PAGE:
Nonparametric statistics is a method that makes statistical inferences without regard to any underlying distribution. The method fits a normal distribution under no assumptions. Habitually, the approach uses data that is often ordinal because it relies on rankings rather than numbers.
Nonparametric statistics can be contrasted with parametric statistics. The latter approach makes explicit assumptions about the distribution of observed data and estimates the parameters of the distribution using the same data.
Nonparametric statistics is a method that disregards any underlying distribution when making statistical inferences.
Nonparametric statistical methods aim to discover the unknown underlying distribution of the observed data and make a statistical inference in the absence of the underlying distribution.
Researchers are advised to consider weaknesses, strengths, and potential pitfalls of nonparametric statistics.
Understanding Nonparametric Statistics
Consider the data with unknown parameters µ (mean) and σ2 (variance). While parametric statistics assume that the data were drawn from a normal distribution, a nonparametric statistic does not assume that the data is normally distributed or quantitative. In that regard, nonparametric statistics would estimate the shape of the distribution itself instead of estimating the individual µ and σ2.
On the other hand, parametric statistics would employ sample mean and sample standard deviation to estimate the values of µ and σ2, respectively. The model structure of nonparametric statistics is deduced from the observed data instead of a specified priori. The term nonparametric itself implies that the number and nature of parameters are flexible and not that they entirely lack parameters.
Types of Nonparametric Statistics
There are two main types of nonparametric statistical methods. The first method seeks to discover the unknown underlying distribution of the observed data, while the second method attempts to make a statistical inference regarding the underlying distribution.
Kernel methods and histograms are commonly used to estimate the values of the parameters in the first approach. In contrast, the latter method involves testing hypotheses without the actual data values but rather based on the rank ordering of the data.
The nonparametric statistics tests tend to be easier to apply than parametric statistics, given the lack of assumption about the population parameters. Standard mathematical procedures for hypotheses testing make no assumptions about the probability distributions – including distribution t-tests, sign tests, and single-population inferences.
For example, when testing for the hypothesis that “there is a difference in medians,” the two random variables, X and Y, define two continuous distributions between where the hypothesis is performed, and paired samples are drawn. In addition to having general applicability, the test also lacks the statistical power of other tests, given that it works under a few assumptions.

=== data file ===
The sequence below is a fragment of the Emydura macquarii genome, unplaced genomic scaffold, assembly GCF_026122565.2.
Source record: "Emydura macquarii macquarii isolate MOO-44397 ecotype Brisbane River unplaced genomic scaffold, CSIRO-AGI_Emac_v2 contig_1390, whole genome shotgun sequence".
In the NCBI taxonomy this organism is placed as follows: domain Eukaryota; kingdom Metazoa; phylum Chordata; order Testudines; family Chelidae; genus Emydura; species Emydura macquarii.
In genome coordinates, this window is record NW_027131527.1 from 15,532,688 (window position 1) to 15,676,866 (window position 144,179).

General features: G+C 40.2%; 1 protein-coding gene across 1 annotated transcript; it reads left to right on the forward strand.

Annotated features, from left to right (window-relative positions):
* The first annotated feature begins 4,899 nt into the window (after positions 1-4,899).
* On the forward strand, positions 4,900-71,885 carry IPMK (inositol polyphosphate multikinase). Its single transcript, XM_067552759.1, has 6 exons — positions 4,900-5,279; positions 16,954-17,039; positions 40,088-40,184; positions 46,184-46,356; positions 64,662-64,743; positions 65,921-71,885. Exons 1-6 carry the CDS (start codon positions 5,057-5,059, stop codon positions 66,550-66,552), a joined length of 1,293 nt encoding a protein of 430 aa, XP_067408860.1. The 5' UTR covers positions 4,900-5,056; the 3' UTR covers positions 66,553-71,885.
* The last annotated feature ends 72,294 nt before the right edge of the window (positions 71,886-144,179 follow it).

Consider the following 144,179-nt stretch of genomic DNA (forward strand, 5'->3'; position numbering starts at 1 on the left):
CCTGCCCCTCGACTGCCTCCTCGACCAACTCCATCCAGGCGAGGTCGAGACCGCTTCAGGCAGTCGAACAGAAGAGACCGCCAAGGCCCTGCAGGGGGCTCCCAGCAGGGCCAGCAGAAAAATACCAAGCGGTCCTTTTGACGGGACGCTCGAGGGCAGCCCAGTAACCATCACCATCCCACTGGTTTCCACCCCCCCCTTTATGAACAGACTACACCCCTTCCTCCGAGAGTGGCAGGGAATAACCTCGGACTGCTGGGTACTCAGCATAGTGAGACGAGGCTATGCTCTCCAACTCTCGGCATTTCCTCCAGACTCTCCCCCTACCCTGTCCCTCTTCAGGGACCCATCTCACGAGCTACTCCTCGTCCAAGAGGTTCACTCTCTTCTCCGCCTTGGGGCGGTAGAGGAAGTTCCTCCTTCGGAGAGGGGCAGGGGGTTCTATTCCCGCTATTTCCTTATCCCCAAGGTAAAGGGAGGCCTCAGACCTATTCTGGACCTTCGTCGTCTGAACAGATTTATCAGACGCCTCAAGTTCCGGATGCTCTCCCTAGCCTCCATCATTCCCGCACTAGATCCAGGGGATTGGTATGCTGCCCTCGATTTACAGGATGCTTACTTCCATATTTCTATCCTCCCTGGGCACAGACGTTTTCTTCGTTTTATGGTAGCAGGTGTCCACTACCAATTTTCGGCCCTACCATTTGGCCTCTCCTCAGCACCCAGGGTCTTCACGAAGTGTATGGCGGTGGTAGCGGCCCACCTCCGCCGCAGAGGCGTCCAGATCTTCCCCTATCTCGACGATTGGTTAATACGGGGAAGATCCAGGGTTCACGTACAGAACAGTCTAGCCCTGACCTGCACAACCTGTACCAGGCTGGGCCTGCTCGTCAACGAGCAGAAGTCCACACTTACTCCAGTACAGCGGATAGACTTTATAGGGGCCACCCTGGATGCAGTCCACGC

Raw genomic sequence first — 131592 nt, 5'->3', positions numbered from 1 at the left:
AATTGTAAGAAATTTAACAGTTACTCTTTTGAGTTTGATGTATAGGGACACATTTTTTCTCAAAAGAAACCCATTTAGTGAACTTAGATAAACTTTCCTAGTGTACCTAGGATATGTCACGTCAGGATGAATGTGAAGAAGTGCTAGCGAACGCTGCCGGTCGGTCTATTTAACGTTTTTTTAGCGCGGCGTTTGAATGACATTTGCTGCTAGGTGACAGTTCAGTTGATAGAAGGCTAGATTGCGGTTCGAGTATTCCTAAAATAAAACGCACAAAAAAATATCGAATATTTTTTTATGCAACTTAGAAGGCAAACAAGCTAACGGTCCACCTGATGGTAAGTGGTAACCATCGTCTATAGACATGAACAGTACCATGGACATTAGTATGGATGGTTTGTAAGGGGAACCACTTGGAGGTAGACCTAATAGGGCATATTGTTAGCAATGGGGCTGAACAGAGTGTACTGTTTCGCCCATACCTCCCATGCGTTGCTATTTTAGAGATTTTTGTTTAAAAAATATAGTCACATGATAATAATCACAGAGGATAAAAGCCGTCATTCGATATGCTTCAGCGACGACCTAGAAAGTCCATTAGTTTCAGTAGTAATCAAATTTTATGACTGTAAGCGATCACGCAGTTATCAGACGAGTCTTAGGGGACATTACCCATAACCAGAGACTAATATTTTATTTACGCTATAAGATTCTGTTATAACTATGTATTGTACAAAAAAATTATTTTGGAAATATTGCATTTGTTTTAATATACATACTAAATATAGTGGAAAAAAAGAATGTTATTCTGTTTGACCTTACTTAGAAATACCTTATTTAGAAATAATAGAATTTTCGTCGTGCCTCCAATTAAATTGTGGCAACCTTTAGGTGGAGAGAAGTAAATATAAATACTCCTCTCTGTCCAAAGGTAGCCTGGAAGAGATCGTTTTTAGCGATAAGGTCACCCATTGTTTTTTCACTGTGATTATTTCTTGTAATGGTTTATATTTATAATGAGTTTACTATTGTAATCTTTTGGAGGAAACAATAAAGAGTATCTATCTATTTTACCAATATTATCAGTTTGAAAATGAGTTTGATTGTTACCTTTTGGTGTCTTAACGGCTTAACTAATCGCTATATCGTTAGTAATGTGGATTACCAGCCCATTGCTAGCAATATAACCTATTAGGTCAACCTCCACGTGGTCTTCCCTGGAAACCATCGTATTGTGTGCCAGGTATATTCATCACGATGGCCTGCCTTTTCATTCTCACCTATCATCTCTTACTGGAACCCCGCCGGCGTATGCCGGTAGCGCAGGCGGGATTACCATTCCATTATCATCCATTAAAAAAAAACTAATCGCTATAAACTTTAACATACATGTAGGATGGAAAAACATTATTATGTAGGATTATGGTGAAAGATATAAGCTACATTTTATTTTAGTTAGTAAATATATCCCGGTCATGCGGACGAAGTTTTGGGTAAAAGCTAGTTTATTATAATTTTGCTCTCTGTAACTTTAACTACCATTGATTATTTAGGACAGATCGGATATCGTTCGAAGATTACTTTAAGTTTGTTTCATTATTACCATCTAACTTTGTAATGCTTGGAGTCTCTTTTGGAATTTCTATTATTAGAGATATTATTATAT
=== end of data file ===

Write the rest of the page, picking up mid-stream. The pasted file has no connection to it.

Examples of Nonparametric Statistics
Let us assume that a researcher is interested in estimating the number of babies born with jaundice in the state of California. An analysis of the data set may be performed by taking a sample of 5,000 babies. An estimate of the entire population of babies bearing jaundice born the following year is the derived measurement.
For a second case, consider two groups of different researchers. They are interested in knowing whether blanket marketing or commercial marketing is associated with how fast a company gains brand positioning. Assuming that the sample size is chosen randomly, its distribution regarding how fast a company realizes a brand positioning can be assumed to be normal. Nevertheless, an experiment that measures the company’s strategic goals to address market dynamics (which also determines brand positioning) cannot be assumed to take on a normal distribution.
The main idea behind the phenomenon is that randomly selected data may contain factors such as market dynamics. At the other extreme, if factors such as market segment and competition come into play, the company’s strategic objectives are not likely to impact the sample size. Such an approach is effective when the data lacks a clear numerical interpretation.
For example, tests on whether customers prefer a particular product because of its nutritional value may include ranking its metrics as strongly agree, agree, indifferent, disagree, and strongly disagree. In such a scenario, a nonparametric method comes in handy.
Using nonparametric statistics approaches in research calls for due diligence on its weaknesses, strengths, and potential pitfalls. For data distribution with excess kurtosis or skewness, rank-based nonparametric tests turn out to be more potent than parametric tests.
Even so, not all instances where, if parametric assumptions are not met, we adopt nonparametric statistics as the substitute methods because of the comparatively low degree of confidence obtained from the earlier statistics.
Nonparametric statistics are appreciated because they can be applied with ease. The data becomes more applicable to various tests since the parameters are not mandatory. More importantly, the statistics can be used in the absence of vital information, such as the mean, standard deviation, or sample size. The features make nonparametric statistics have a broader scope of application compared to parametric statistics.
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